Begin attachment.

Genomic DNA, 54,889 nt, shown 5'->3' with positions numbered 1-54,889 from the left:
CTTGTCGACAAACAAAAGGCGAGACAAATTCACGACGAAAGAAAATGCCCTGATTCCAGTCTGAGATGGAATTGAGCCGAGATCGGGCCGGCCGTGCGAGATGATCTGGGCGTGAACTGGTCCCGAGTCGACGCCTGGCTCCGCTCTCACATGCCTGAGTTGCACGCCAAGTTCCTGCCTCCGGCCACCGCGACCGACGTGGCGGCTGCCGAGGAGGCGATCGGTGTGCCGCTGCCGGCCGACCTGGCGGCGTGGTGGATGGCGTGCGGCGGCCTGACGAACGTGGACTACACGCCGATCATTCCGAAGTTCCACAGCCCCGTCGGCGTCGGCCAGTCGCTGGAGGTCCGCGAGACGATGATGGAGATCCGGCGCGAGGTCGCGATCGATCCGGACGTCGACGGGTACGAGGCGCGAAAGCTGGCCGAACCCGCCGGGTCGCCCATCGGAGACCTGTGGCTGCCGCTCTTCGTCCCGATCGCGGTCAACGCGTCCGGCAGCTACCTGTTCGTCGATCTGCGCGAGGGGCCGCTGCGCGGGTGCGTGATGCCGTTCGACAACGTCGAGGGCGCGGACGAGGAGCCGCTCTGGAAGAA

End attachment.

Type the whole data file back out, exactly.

Genomic DNA, 54,889 nt, shown 5'->3' with positions numbered 1-54,889 from the left:
CTTGTCGACAAACAAAAGGCGAGACAAATTCACGACGAAAGAAAATGCCCTGATTCCAGTCTGAGATGGAATTGAGCCGAGATCGGGCCGGCCGTGCGAGATGATCTGGGCGTGAACTGGTCCCGAGTCGACGCCTGGCTCCGCTCTCACATGCCTGAGTTGCACGCCAAGTTCCTGCCTCCGGCCACCGCGACCGACGTGGCGGCTGCCGAGGAGGCGATCGGTGTGCCGCTGCCGGCCGACCTGGCGGCGTGGTGGATGGCGTGCGGCGGCCTGACGAACGTGGACTACACGCCGATCATTCCGAAGTTCCACAGCCCCGTCGGCGTCGGCCAGTCGCTGGAGGTCCGCGAGACGATGATGGAGATCCGGCGCGAGGTCGCGATCGATCCGGACGTCGACGGGTACGAGGCGCGAAAGCTGGCCGAACCCGCCGGGTCGCCCATCGGAGACCTGTGGCTGCCGCTCTTCGTCCCGATCGCGGTCAACGCGTCCGGCAGCTACCTGTTCGTCGATCTGCGCGAGGGGCCGCTGCGCGGGTGCGTGATGCCGTTCGACAACGTCGAGGGCGCGGACGAGGAGCCGCTCTGGAAGAA